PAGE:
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By Fiona Hamann
August 21, 2017
Unless there’s some serious focus on encouraging more people into trades, Australia will continue to suffer a significant skills shortage and will struggle to meet its targets to build 185,000 new dwellings per year. Such are the HIA’s warnings in its HIA Trades Report for the June Quarter.
The report found a considerable shortage of skilled trades across the residential construction industry. The most needed trade is bricklaying, which is closely followed by finishing trades, such as ceramic tiling and plastering, as well as roofing, concreting, floor sanding, glazing, pest control, and scaffolding.
Modest oversupplies in some trades were recorded: electrical, landscaping, plumbing, and site preparation.
The only state which has not recorded shortages in trades is WA, which has shown an over-supply following the construction downturn, which came on the back of contraction within the mining industry. The end of the mining investment boom had a knock-on effect, impacting the residential building boom, leaving WA to experience a very different construction environment to a couple of years ago.
The shortfalls have, in turn, put additional pressure on trade pricing, with modest increases of up to 6 percent recorded across the industry. South Australia, however, has experienced strong price increases of up to 27.3 percent in regional areas and 8.6 percent in Adelaide. Interestingly the most modest price increase was recorded for the industry with the biggest shortfall - bricklaying, which only rose by 0.3 percent in the quarter ending June 2017.
The undersupply has not happened overnight and is not news to many in the industry. It will still need to be addressed said HIA Senior economist Shane Garrett: “There are a few different elements to the current trade shortage. In the mining boom, a decade or so back, those who would have ordinarily taken apprenticeships went instead to the mines, beginning the shortage in certain trades.
“Coupled with the shortfall, residential construction is now the highest it has been for some years, and while there has been attrition from the mines by qualified tradespeople, there is still a shortage in housing trades such as bricklayers and plasterers,” he continued.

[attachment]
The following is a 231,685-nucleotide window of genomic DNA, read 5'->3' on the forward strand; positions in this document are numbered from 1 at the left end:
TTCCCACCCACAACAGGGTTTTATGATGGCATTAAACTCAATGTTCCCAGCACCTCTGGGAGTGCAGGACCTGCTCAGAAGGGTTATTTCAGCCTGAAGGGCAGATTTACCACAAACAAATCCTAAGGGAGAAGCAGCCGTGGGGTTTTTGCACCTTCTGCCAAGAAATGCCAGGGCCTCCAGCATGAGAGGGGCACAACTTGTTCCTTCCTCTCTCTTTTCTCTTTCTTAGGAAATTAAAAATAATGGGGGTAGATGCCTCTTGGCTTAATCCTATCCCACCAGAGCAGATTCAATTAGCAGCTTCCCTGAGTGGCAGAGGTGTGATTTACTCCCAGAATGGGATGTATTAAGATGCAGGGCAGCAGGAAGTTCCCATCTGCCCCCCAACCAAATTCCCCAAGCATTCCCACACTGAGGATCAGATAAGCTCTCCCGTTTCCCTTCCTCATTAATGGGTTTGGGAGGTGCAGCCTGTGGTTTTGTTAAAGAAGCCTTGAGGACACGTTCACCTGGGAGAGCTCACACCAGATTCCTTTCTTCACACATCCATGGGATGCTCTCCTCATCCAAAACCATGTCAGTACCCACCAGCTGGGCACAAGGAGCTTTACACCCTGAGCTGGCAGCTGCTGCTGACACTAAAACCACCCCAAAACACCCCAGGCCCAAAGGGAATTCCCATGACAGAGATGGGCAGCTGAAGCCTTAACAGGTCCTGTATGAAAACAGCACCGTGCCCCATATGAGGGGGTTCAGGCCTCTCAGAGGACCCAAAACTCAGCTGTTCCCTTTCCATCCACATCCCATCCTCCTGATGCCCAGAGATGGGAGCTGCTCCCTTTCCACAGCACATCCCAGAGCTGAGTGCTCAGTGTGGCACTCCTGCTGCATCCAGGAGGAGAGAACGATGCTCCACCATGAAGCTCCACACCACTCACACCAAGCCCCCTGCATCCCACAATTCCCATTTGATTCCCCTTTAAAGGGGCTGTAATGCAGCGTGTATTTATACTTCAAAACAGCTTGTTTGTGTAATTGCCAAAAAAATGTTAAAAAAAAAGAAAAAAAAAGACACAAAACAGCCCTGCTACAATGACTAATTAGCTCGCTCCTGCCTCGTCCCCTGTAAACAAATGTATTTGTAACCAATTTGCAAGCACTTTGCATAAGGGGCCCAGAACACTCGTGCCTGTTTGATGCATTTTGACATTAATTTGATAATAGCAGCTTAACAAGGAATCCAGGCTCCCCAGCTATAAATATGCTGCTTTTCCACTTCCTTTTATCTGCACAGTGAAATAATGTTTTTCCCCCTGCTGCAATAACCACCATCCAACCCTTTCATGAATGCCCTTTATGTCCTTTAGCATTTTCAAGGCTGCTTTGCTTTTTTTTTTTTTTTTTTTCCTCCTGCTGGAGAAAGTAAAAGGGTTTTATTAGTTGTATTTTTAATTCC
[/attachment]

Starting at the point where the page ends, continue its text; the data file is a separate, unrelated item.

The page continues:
The current shortage has come on the back of huge levels of home building across the eastern states with work commencing on an estimated 221,760 houses in the 12 months to March 2017.
Garrett’s figures, whilst a little more conservative, nevertheless demonstrate the spiral Australia has fallen into. Without a much stronger effort to encourage more trades, it is only set to get worse.
“Australia has a target to build 185,000 new dwellings per year, which we are not able to achieve at present. There’s a need to be a greater push to improve and up-skill the labour force to ensure an adequate supply of trades. The HIA would welcome more Government funding to promote apprenticeships and trades as a solid career and stable choice for young people,” said Garrett.
The Centre for Vocational Education Research suggests that there has been a slow increase in construction trade apprentices from 43,200 in June 2014 to 50,800 in June 2016. However, it is still not enough to fulfil requirements.
In March this year, HIA executive director David Barre presented the key issues behind the trade shortage [in NSW] and how to deal with them when he said: “The focus is too heavily weighted towards gaining a professional qualification at university with few job opportunities at the end of it. If the Government…is serious about maintaining housing supply as a key weapon to fight affordability, it must also acknowledge that developing the workforce is crucial.”
The HIA suggested initiating a more focused campaign, developed with the residential construction industry, and attracting people to the benefits of a trade career and lifestyle.
skilled labor shortage
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